Oliver Zeidler with criticism of the association

Et went according to plan for Oliver Zeidler for a long time. After 1250 meters he passed the competition and was the first to row towards the finish line. It looked like gold, the only title at the European Championships for the German Rowing Association. Then a gust caught him and, instead of saving his strength, he had to resist. “That broke my neck.”

On the right, Dutchman Melvin Twelaar came closer and closer with powerful punches and finally overtook Zeidler. “At some point,” he said, “my arms turned blue,” and he even slipped out of the medal ranks in the final meters. The third place of Alexandra Föster from Meschede in the women’s singles on the Olympic regatta course in Munich-Oberschleißheim was the only precious metal in the Olympic boat classes for the DRV.

Lots of work ahead

Zeidler’s final was the last rowing competition of the title fights – and it should have been the highlight, a golden one – 50 years after his grandfather Johann Färber’s Olympic victory at the same place. It would have been a nice story, and it would have lent weight to his criticism at the start of the European Championships. His criticism of the funding system in Germany in general and specifically of the rowing association and sports director Mario Woldt.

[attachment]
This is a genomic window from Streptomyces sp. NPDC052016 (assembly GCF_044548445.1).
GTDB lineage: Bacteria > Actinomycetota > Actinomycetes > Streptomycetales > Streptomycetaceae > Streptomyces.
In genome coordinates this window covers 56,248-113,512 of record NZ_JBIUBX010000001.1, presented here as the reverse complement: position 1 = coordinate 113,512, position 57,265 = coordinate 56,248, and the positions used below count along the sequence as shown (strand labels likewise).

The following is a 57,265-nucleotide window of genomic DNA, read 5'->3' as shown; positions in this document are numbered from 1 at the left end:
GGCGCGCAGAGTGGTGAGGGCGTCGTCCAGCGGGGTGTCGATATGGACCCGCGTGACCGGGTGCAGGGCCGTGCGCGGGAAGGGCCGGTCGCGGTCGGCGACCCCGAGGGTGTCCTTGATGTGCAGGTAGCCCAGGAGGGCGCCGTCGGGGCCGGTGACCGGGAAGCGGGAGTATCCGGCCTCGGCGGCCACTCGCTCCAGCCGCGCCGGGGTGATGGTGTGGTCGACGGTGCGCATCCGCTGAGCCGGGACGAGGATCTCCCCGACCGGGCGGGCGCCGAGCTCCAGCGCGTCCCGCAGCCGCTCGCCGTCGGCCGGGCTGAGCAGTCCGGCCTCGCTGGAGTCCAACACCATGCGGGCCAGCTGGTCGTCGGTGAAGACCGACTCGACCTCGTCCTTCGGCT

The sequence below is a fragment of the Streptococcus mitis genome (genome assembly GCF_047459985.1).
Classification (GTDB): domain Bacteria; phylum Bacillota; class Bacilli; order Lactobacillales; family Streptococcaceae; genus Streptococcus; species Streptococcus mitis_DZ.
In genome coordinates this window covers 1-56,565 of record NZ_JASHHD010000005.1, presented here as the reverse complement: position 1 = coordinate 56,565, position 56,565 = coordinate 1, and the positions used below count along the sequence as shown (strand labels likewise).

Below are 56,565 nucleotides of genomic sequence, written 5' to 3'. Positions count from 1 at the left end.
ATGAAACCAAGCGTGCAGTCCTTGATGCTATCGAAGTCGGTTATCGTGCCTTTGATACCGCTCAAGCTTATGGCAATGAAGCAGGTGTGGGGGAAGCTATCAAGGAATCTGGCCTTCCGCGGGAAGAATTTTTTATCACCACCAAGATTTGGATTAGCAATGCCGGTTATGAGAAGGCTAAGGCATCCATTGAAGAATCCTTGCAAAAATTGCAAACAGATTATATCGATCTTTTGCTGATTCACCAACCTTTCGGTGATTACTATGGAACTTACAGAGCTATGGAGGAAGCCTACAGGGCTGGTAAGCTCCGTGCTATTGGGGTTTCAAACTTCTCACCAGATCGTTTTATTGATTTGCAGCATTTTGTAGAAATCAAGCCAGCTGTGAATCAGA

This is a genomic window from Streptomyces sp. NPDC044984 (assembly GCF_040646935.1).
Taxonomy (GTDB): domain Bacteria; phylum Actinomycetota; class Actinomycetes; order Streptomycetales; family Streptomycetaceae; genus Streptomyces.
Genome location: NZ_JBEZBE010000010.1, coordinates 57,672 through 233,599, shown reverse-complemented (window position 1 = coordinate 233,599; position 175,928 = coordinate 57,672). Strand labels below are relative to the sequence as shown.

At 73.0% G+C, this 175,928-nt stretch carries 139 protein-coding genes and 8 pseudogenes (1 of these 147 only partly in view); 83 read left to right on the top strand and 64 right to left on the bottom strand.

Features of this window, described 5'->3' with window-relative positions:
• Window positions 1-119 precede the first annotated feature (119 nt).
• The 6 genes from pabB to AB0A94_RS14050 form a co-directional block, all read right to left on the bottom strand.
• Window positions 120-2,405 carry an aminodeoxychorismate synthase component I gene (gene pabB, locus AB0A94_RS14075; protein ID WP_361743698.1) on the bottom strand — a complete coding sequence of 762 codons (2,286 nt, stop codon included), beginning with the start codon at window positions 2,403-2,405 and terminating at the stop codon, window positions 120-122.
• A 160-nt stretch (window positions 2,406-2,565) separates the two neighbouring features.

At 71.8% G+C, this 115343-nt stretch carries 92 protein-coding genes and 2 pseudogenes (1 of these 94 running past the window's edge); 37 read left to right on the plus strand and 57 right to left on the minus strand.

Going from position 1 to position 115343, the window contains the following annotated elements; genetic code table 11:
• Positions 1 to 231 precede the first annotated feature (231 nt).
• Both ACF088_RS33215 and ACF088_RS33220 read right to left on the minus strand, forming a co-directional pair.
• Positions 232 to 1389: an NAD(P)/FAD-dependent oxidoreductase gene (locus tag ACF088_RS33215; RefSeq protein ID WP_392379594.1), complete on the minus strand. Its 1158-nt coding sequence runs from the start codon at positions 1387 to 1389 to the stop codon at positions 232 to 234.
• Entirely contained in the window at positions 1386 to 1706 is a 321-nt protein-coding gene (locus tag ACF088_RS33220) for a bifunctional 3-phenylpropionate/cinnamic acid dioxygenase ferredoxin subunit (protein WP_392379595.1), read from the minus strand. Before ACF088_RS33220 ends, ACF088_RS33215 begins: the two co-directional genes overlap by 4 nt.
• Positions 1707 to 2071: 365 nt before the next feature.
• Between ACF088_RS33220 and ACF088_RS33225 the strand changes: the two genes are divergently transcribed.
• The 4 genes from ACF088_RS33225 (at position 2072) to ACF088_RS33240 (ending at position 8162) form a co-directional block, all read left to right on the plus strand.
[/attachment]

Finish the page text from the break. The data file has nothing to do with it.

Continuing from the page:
He accepted the fact that the pressure was a little greater than it already was because of the ambition to imitate his grandfather – and failed. “In addition to the physique, the head also has to play along,” said Brigitte Bielig, head trainer in the German Rowing Association. But Zeidler will “get over it” and be in top form again at the World Championships in Racice at the end of September. In any case, the defending champion knows what he has to work on. Less on the head, more on the physique in the last 200 meters, he says.

Is caught by a gust: Oliver Zeidler’s (centre) strategy doesn’t work out in the end.

Image: Reuters

Just under an hour after the race, the 26-year-old still seemed taken by Frankfurt’s RG Germania. But the forces were enough to add more verbally. There had been no talks during the EM days between Woldt and Bielig on the one hand and Zeidler on the other. But there was enough talk about each other for the World Champion to know that the two had fundamentally different opinions.



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